Michael Jackson represented everything I didn’t want in my life. He sang about people lying about him - Billie Jean. He did things people copied – Moon Walk. He gathered crowds to watch him perform, like a two-year-old. I’m uncomfortable around the whole concept of celebrity.
I never watched his performances until this week, when they were unavoidable on my favorite websites. I can see that he was talented, creative, and hard-working. But the attitude – that people need to pay attention to him to have a full life makes no sense to me. It was more than that – they seemed to feel that they had to act like his back-up singers and dancers in order to be successful in their own lives, their own social circles. Their point – which I find most upsetting -- is that they believed knowing what was going on with Michael Jackson was important.
Okay, maybe it wasn’t him. Maybe he just got up and performed and it’s not his fault that other people watched and copied. But the fact that other people did watch and did copy is the reason I avoided him. I have better things to do with my time than learn the latest dance step. Or worry about who is getting plastic surgery. It freaks me out to watch crowds swoon when a performer comes on stage or scream when s/he moves a certain way. Maybe I’m not wired normally, but that’s not how I appreciate art.
What really galls me is the crowd mentality. If everybody likes something, talks about it, obsesses over it – I don’t care if it’s a pet rock, a celebrity, or the weather – I want to free my mind from contact with it. Hearing about the latest antics of a celebrity feels like someone is pouring thick goo into the machinery of my mind.
I’m aware that this feeling makes no sense. I am a creative artist. And I often find myself inspired by other artists. So why not Michael Jackson? Why was his hype such a turn-off that I denied myself contact?
I guess because when people talked about him, it was never about his ideas. When he sang about Billie Jean, nobody started a conversation about the importance of honest relationships and why false accusations are harmful. They sang his words, copied his moves, and if they were at all insightful, they wondered if he had a love-child with Billie Jean. They asked who was the real Billie Jean? Not that it mattered. Not that they wanted to go babysit for her child. The fascination was only the sheer gossip of it.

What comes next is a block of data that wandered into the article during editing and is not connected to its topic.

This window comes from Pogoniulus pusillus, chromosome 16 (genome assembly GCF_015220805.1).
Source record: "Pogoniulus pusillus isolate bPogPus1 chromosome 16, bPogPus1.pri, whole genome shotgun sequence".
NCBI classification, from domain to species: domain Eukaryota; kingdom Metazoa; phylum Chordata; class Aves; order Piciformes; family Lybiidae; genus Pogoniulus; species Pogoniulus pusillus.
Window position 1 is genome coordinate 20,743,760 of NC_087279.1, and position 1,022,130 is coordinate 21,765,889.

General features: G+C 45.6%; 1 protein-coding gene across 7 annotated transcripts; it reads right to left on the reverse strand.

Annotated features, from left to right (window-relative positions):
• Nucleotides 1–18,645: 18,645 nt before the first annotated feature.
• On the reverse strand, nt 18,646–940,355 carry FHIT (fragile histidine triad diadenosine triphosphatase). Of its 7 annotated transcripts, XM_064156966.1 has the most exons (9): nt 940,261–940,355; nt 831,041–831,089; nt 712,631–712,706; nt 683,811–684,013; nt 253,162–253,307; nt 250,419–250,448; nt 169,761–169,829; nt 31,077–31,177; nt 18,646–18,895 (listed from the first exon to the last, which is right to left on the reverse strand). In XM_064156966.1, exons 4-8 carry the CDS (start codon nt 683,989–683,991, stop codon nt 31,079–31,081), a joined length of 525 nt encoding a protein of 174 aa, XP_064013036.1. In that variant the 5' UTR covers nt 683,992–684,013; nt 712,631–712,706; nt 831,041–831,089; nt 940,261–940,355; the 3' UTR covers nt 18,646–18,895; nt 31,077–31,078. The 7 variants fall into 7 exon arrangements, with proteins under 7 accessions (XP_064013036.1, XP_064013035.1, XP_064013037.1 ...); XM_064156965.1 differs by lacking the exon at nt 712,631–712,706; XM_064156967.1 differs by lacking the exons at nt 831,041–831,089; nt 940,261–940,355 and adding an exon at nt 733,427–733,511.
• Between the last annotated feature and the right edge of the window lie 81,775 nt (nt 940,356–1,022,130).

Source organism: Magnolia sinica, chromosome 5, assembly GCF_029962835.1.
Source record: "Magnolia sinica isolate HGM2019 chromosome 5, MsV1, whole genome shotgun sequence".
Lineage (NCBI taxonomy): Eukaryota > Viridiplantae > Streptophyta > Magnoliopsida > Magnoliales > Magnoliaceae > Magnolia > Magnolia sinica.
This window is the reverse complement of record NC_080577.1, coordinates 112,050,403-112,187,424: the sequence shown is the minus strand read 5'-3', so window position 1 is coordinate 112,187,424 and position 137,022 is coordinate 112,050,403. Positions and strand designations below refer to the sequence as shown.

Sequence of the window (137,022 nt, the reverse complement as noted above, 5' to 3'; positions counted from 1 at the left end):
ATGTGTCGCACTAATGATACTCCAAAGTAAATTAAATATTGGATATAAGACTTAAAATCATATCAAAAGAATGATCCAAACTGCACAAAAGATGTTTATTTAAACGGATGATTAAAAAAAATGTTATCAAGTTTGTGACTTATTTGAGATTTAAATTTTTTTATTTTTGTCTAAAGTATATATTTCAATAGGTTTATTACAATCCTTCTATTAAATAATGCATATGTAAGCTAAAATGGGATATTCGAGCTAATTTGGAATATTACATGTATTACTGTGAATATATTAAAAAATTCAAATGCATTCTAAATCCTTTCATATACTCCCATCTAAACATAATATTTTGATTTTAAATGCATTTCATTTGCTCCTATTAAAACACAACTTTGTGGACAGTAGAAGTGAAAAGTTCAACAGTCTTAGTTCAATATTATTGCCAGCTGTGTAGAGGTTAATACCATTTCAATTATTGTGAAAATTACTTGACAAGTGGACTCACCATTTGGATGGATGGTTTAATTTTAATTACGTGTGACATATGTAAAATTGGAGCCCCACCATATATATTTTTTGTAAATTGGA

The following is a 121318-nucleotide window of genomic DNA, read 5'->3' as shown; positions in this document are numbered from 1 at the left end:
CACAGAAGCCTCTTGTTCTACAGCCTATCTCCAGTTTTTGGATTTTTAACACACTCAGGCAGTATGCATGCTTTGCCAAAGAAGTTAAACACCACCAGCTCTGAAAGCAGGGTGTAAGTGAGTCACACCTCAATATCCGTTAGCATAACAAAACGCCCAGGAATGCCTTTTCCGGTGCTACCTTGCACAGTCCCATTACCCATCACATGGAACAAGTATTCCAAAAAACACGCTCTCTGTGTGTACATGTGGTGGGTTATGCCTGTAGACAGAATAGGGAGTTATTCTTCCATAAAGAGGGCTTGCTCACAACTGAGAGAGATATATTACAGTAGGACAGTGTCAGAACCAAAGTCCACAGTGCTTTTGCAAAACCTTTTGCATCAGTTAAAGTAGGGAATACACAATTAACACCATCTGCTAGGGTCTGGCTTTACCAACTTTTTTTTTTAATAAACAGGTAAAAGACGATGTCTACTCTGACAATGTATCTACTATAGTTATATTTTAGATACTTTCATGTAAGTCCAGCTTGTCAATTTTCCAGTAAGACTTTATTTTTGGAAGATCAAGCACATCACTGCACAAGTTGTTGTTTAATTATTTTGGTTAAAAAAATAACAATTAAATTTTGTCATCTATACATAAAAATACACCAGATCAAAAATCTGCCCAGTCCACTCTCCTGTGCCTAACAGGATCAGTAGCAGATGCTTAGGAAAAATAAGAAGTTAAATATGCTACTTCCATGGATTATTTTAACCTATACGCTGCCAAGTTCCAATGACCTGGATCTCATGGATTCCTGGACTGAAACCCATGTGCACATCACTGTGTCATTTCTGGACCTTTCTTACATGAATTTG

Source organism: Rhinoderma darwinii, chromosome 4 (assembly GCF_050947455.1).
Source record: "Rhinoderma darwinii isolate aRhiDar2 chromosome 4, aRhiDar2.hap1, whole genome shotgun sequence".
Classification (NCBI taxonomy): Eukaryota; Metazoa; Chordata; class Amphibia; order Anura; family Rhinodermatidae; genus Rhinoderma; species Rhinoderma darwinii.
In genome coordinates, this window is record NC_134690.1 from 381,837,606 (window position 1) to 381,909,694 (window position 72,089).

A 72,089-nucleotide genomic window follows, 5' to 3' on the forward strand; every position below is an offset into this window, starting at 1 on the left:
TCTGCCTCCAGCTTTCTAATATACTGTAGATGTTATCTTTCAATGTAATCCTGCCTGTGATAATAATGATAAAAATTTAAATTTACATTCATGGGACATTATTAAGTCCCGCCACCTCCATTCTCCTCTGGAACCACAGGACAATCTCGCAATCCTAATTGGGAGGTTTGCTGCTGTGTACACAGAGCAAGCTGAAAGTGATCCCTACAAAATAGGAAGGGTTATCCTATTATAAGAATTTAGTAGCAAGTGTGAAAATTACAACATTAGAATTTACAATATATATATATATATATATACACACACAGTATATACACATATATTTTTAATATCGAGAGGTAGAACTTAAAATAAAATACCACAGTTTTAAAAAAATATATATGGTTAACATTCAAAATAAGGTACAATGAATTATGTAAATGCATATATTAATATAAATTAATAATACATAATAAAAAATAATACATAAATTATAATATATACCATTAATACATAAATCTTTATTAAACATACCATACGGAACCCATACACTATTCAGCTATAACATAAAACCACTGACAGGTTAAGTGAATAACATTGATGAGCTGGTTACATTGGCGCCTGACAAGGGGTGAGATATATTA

Try as I would, I couldn’t totally avoid him. I heard the conversations on buses and in elevators about his surgeries to look like Diana Ross. I saw headlines about his short marriages, and the accusations of child abuse, his frivolities with money. Yes, I know the media likes to attack famous people. I didn’t care if any of this stuff was true. I didn’t want to be part of the machinery that fed this hype that I was trying to avoid.
No magazine ads for Michael Jackson said, “You can save this child, or you can turn the page.” When I saw his headlines, I turned the page.
It’s not his fault. But in my mind, he became a symbol for what’s wrong with our culture. And since I couldn’t do anything about it, I stayed away from his videos, and I changed the subject when people tried to talk to me about him. And now that he’s dead, it’s safe for me to watch the videos and hear the songs knowing that there is no crowd of screaming fans, and there will be no more gossip.
All of which, probably makes me a hypocrite, because I want the fame without the infamy. I want to be a popular talent, too. But I don’t want headlines about how I dress or my problems in yoga poses, and I certainly don’t want people copying my hairstyle. I just want to entertain with the things I want to make public. I wonder if Michael wanted that, or if he liked his active fan base, who pushed me away.